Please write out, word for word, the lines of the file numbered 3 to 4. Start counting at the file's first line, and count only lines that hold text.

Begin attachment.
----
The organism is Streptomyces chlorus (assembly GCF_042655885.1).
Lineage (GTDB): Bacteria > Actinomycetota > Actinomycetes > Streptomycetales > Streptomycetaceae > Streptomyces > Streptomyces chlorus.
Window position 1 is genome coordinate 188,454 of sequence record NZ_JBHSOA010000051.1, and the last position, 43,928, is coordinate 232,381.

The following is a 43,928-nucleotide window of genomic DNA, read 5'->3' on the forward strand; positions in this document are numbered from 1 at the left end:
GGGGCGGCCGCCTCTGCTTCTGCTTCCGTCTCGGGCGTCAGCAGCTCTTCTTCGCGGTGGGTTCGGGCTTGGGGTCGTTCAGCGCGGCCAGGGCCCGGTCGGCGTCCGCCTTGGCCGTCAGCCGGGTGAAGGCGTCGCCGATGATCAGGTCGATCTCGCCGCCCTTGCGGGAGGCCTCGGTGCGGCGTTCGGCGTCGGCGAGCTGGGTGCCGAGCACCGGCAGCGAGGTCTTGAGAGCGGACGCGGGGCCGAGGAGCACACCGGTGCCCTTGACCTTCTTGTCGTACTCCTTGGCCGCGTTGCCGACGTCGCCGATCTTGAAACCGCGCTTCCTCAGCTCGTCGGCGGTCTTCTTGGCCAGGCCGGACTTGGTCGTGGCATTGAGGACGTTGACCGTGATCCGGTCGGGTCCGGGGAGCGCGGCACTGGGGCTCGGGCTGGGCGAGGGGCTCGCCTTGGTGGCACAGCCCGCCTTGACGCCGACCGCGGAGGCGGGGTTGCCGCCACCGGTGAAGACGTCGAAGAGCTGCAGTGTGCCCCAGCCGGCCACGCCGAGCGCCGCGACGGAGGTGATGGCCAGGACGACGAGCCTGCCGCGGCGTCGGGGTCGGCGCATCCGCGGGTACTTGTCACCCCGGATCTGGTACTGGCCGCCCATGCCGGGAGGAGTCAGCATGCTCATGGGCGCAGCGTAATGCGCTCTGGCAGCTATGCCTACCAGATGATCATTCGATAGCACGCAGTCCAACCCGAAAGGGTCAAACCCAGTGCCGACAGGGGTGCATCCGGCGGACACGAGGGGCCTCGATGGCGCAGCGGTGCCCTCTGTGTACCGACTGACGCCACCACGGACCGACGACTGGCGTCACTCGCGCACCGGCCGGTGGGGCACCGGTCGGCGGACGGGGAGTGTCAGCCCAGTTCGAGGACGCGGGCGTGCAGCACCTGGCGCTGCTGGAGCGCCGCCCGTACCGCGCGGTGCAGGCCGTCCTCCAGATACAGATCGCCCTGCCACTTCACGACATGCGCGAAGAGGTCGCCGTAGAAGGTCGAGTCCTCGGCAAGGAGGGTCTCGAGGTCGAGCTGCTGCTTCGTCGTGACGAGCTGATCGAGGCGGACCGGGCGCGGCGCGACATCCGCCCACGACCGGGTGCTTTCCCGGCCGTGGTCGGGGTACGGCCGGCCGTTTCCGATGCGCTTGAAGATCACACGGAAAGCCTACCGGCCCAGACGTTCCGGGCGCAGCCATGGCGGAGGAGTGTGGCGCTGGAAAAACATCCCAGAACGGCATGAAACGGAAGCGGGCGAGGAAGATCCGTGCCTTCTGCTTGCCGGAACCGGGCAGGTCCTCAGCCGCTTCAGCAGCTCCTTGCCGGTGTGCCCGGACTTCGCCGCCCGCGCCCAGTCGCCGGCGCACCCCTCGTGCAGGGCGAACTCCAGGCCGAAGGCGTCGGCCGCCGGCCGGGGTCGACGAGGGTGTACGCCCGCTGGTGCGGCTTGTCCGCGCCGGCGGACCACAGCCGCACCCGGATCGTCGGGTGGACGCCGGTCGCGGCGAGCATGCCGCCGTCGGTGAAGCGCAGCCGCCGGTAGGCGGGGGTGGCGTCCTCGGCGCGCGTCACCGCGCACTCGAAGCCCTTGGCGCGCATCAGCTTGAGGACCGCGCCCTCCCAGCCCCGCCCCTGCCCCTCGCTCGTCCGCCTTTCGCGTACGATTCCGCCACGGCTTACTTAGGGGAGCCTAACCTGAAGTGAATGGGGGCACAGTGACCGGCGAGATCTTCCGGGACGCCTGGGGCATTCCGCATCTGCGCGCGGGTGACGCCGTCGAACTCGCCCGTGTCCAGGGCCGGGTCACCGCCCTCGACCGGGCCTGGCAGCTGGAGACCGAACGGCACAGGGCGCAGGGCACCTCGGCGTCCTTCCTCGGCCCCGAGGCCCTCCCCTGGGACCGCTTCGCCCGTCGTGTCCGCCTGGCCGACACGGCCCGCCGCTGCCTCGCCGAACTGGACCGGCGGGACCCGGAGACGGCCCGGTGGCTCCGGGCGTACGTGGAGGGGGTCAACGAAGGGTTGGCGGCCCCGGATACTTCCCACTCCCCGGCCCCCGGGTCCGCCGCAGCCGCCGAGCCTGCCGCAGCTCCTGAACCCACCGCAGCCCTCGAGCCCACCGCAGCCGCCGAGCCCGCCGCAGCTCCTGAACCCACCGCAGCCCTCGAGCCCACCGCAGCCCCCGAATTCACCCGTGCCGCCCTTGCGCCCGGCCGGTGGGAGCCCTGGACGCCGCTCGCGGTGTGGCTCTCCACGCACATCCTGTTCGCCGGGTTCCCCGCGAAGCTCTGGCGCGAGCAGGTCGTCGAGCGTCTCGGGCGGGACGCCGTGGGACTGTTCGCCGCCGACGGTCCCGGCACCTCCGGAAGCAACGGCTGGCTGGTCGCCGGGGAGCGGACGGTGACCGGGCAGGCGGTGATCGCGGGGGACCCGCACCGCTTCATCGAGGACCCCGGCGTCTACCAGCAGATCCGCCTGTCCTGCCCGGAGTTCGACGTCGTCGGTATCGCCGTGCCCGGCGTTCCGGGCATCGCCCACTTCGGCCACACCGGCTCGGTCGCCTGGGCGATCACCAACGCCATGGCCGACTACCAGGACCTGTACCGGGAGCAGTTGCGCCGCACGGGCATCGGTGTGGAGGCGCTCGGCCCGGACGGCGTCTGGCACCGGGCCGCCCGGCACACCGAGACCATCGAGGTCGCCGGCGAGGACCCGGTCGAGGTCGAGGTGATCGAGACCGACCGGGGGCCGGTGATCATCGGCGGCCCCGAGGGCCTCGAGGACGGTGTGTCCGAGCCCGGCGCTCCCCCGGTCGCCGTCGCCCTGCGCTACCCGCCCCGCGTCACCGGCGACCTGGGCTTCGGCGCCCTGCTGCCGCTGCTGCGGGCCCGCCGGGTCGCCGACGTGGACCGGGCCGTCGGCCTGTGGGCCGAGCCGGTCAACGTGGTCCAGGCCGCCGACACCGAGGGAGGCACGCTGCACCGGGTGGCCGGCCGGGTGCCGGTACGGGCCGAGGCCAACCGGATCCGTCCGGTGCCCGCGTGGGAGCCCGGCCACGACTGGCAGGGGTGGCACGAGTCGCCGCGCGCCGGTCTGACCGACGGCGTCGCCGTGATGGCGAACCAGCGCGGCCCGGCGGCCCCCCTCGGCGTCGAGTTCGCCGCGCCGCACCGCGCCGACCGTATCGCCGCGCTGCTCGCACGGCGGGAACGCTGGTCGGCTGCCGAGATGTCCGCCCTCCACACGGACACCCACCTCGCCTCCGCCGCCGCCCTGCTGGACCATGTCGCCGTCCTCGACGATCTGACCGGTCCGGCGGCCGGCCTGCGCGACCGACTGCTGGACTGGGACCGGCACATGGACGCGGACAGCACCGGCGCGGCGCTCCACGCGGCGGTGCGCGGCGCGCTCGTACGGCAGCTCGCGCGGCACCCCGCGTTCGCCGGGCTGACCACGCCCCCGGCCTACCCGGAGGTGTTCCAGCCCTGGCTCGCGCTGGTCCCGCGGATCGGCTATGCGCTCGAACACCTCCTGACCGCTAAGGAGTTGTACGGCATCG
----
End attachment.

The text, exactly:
Window position 1 is genome coordinate 188,454 of sequence record NZ_JBHSOA010000051.1, and the last position, 43,928, is coordinate 232,381.

The following is a 43,928-nucleotide window of genomic DNA, read 5'->3' on the forward strand; positions in this document are numbered from 1 at the left end: